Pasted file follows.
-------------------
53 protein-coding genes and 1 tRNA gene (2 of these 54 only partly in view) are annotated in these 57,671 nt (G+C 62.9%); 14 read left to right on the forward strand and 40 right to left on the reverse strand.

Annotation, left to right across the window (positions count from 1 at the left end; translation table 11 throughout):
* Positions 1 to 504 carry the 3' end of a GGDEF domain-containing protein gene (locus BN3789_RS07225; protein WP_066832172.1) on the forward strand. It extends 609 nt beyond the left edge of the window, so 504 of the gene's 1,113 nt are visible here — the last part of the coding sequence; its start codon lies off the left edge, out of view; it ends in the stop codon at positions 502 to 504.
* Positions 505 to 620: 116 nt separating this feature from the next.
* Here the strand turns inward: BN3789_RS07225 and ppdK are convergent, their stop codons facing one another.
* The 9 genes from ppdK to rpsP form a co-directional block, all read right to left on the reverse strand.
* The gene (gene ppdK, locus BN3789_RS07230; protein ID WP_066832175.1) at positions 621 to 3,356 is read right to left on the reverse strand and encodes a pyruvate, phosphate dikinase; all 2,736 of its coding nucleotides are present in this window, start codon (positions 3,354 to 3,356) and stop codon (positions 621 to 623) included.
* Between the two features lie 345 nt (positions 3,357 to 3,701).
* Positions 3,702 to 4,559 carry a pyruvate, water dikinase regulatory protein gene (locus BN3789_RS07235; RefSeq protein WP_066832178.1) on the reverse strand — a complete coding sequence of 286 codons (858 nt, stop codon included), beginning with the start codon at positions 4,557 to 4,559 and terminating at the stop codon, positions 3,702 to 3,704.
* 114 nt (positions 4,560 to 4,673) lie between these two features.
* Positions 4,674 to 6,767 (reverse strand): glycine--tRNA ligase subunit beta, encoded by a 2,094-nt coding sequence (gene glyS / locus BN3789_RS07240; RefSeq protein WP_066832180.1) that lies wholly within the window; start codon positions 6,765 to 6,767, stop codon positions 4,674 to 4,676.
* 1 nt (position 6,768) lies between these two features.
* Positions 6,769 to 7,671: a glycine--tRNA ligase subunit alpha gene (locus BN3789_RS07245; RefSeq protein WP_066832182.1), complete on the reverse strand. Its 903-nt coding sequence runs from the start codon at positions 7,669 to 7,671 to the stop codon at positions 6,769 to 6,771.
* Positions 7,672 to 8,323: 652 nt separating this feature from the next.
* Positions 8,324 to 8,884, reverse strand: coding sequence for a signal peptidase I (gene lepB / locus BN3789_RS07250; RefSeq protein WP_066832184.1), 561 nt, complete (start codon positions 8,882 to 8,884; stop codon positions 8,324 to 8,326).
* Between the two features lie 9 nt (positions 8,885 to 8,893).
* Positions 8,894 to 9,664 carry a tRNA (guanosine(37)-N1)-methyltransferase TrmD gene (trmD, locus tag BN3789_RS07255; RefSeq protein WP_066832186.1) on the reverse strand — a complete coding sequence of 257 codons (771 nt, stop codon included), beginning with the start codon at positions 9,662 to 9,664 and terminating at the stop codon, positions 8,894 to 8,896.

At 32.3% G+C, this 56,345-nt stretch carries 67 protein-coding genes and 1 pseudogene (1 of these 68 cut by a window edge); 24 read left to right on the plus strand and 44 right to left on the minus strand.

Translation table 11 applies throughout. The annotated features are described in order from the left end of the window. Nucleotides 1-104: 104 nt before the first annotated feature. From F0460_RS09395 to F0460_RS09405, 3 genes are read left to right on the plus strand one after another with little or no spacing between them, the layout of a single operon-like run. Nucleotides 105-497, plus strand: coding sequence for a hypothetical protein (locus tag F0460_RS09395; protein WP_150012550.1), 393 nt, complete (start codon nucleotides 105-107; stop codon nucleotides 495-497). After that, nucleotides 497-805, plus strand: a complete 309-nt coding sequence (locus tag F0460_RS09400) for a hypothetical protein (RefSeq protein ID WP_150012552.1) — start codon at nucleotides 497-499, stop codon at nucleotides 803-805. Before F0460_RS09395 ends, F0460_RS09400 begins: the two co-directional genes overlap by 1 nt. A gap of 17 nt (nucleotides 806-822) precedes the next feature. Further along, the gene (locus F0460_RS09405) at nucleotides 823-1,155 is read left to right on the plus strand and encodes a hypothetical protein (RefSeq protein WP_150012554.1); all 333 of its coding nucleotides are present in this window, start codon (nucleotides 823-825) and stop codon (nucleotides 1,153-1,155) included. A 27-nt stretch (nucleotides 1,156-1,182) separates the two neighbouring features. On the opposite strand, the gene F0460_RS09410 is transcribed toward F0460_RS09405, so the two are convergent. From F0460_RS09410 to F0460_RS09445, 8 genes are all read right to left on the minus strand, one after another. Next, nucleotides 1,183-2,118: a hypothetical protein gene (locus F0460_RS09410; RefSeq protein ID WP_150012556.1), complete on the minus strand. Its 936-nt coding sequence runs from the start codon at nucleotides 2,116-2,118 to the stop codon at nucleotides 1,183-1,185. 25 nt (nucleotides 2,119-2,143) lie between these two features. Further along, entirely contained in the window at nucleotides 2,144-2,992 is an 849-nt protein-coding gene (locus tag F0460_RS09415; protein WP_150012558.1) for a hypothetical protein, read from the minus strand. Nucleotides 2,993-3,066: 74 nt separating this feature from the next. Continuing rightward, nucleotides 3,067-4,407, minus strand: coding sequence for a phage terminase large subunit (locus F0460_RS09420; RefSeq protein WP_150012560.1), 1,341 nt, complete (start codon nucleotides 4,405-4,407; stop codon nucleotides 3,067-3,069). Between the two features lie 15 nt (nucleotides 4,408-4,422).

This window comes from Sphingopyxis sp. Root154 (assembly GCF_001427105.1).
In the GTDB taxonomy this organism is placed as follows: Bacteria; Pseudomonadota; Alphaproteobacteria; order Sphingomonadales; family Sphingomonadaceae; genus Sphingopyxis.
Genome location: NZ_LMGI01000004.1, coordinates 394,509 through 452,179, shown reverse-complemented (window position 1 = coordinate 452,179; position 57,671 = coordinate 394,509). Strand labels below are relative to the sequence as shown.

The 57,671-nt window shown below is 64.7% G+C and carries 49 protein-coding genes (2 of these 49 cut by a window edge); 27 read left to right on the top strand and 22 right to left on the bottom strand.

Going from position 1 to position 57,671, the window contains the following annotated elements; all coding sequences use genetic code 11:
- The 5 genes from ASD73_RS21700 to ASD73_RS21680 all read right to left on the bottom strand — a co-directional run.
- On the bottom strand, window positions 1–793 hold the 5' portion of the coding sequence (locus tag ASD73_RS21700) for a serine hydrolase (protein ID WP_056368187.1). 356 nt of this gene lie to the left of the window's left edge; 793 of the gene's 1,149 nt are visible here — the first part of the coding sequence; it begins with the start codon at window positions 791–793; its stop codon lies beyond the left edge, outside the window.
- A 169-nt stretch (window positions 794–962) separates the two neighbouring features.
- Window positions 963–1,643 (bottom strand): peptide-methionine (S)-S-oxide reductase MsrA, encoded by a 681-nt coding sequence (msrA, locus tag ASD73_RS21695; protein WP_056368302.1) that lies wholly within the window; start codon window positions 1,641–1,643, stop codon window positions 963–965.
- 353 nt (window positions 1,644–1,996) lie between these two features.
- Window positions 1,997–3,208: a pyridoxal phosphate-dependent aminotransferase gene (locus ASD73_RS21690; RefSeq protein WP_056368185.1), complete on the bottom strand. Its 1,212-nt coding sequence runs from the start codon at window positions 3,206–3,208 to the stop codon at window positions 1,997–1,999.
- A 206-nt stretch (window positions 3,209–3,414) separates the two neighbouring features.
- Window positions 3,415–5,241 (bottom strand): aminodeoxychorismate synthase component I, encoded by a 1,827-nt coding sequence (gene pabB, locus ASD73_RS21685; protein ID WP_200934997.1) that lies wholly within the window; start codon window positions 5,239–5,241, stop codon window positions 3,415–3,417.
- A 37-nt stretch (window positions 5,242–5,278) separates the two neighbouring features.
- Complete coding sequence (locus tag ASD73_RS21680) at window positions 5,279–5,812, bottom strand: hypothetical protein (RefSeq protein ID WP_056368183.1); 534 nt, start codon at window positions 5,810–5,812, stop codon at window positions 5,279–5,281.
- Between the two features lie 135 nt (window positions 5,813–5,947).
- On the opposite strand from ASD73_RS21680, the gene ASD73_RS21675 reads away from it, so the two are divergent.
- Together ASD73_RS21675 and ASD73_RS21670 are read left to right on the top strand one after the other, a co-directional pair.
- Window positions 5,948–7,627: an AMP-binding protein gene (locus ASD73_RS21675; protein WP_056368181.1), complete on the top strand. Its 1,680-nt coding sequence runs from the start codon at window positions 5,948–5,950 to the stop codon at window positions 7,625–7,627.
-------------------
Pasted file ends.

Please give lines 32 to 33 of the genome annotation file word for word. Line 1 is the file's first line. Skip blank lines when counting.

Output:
- Window positions 3,415–5,241 (bottom strand): aminodeoxychorismate synthase component I, encoded by a 1,827-nt coding sequence (gene pabB, locus ASD73_RS21685; protein ID WP_200934997.1) that lies wholly within the window; start codon window positions 5,239–5,241, stop codon window positions 3,415–3,417.
- A 37-nt stretch (window positions 5,242–5,278) separates the two neighbouring features.